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10,000 Fish's Shimmer Swimmer

10,000 Fish's Shimmer Swimmer

For decades, reaching back to the 1970s when Mister Twister created the Curly Tail Grub and the 1980s when it created the Sassy Shad, a grub and a swimbait have played a role in the repertoires of scores of Midwest finesse anglers.

Nowadays, new and fancier generations of the Sassy Shad are born with astonishing regularity. And 10,000 Fish’s Shimmer Swimmer is one of them.

Eli Rosenberg, who is the Director of Media Partnerships for Catch Co. of Chicago, told us that 10,000 Fish was recently created by Catch Co. And one of 10,000 Fish’s focuses is to emulate the brilliance of the Japanese tackle creators, which he called the Japanese Domestic Market.

Rosenberg introduced us to three of 10,000 Fish’s first creations. One of those is the Shimmer Swimmer. And he sent us four of the Ghost-hue Shimmer Swimmers to use and methodically examine.

Here is what we discovered about the Shimmer Shad.

It was designed to emulate several types of baitfish.

It is described as being 3 1/2 inches long, but according to our measurements, it is 3 3/8 inches long.

The length of its head and predorsal area is a half of an inch. The length of its snout, which is the anterior part of the head, is about one-eighth of an inch long. Its head is embellished with two black and opaque eyes, which are large, exhibiting a diameter of three-sixteenths of an inch. The top of its head and nape are flat with a width of five-sixteenths of an inch at its widest spot, and the width diminishes as it approaches its junction with its snout, and at this junction, it has a width of about one-quarter of an inch. The circumference of the largest portion of its head and predorsal area is about 1 1/2 inches. The epidermis of this area is etched with a few lines that somewhat represent the mandible, preopercle, and gill membranes. The epidermis of other portions of this area is smooth. The lower half of the head is transparent, and the upper half is opaque.

Its isthmus, breast, and belly are curved, exhibiting the contours of a red shiner and a bluegill. Unlike its flat dorsal area, this area is somewhat convex. It is about five-sixteenths of an inch wide at its widest spot.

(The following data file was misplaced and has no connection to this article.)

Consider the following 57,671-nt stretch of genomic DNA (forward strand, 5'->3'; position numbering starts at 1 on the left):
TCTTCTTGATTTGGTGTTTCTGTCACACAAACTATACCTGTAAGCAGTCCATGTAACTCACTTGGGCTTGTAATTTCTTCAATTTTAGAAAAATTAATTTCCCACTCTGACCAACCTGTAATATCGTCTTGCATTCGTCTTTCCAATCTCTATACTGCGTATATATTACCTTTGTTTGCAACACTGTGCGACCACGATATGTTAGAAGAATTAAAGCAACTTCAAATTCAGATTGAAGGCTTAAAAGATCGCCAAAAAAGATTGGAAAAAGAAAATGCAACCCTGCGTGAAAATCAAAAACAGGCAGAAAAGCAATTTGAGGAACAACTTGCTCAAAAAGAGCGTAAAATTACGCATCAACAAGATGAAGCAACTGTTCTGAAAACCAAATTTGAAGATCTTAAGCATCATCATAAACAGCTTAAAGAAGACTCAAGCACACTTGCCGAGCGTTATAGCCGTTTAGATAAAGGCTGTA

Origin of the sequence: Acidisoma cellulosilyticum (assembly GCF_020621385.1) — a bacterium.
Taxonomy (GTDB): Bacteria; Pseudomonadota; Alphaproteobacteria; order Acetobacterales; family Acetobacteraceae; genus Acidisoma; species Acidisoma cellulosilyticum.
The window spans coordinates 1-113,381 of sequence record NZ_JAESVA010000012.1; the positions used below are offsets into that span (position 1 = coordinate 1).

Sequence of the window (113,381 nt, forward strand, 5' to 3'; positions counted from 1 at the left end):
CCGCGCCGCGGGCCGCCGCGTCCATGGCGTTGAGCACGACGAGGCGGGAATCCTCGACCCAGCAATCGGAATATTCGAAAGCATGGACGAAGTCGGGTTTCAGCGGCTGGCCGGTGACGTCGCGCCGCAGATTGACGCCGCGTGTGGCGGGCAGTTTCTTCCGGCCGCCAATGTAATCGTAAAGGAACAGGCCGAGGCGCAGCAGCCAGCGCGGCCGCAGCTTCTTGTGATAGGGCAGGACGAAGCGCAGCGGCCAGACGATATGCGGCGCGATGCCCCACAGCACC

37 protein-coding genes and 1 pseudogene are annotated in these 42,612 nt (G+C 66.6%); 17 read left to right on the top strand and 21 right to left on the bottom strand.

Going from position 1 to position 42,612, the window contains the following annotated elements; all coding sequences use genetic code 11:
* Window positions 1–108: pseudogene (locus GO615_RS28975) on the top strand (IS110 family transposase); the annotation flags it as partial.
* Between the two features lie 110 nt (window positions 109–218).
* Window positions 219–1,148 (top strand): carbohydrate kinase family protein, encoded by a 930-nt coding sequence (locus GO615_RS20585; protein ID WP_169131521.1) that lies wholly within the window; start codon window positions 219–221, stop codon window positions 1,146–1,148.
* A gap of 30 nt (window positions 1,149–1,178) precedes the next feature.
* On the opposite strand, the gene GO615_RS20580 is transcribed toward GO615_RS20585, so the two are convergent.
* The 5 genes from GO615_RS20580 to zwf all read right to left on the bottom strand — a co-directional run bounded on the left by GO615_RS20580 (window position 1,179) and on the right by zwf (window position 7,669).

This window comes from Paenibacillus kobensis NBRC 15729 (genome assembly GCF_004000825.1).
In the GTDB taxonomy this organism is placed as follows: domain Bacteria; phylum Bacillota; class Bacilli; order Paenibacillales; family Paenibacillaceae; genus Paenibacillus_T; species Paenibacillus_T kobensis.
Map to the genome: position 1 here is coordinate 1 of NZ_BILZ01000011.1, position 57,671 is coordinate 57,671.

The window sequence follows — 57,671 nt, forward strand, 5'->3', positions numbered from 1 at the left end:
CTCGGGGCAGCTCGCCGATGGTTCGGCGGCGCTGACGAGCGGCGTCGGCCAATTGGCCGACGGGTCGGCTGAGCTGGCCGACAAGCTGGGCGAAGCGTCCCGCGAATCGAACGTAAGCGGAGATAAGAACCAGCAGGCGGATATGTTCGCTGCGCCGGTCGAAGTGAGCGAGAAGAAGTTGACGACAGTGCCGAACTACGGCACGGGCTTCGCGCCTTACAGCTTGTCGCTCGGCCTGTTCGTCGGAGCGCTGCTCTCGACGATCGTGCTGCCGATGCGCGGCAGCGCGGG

From the end of the head and predorsal area to the anus and the beginning of the caudal peduncle area, its torso is 1 3/8 inches long. The upper half of this portion of its torso is opaque. Its lower half is transparent. The lower half is also hollow, and it contains what 10,000 Fish calls a foil Strobe Strip that reflects light. This Strobe Strip is 1 1/4 inches long and a quarter of an inch wide. The upper half of the torso is solid soft plastic. The epidermis of its belly is smooth, but the rest of the torso's epidermis is etched with scales and a two pectoral fins. At the torso largest spot, it has a circumference of about 1 11/16 inches and a width of five-sixteenths of an inch.

Its anus is where the Strobe Strip is inserted. The size of the torso diminishes as it approaches the anus. At the anus, the width of its dorsal area decreases to three-sixteenths of an inch with a circumference of about 1 1/4 inches.

The caudal peduncle area stretches from the anus to the tail. It is 1 3/8 inches long. About an inch from the anus, the caudal peduncle has a circumference of about eleven-sixteenths of an inch, and its dorsal area, which is flat, has a width of one-eighth of an inch. Its ventral is thin and sickle-shaped. At its junction with the tail, the width of the flat dorsal area increases to three-eighths of an inch. Likewise, its ventral area increases in size, and it possesses a flange. The epidermis of the sides of the first nine-sixteenths of an inch of the caudal peduncle is embossed with scales, and the epidermis of the next three-quarters of an inch is smooth. The epidermis of its entire dorsal and ventral areas is smooth. Most of the caudal peduncle is opaque, but a small portion of its ventral is somewhat transparent. The entire caudal peduncle is solid soft-plastic.


It is endowed with a paddle tail, which some anglers call a boot tail. It is three-quarters of an inch long and nine-sixteenths of an inch wide at its widest spot. Portions of the tail are opaque, and other areas are transparent. Its epidermis is smooth.

It is manufactured in the following hues: Blue, Chartreuse, Ghost, Glass, Natural, and Violet.

It is buoyant.

A package of four costs $5.29.


  1. Here are two links to the websites for Catch Co.’s and Karl’s Club;
  2. Midwest finesse anglers will affix the Shimmer Swimmer on a mushroom-style jig, and they will present it to their black bass quarries the same way they have been retrieving a Curly Tail Grub and a Sassy Shad. Most to the time, they will employ a swimming presentation. But there will be spells when they will use the swim-glide-and-shake presentation. Here is the link to the Midwest finesse column that provides detailed descriptions about the six retrieves that can be employed with the Shimmer Swimmer:
  3. Biospawn is part of Catch Co. Here are two links to Midwest Finesse gear guides about Biospawn’s PlasmaTail and ExoStick:
  4. Here is the link to our gear guide about 10,000 Fish’s Sukoshi Bug:
  5. Here is our gear guide about 10,000 Fish's Shimmer Shad:

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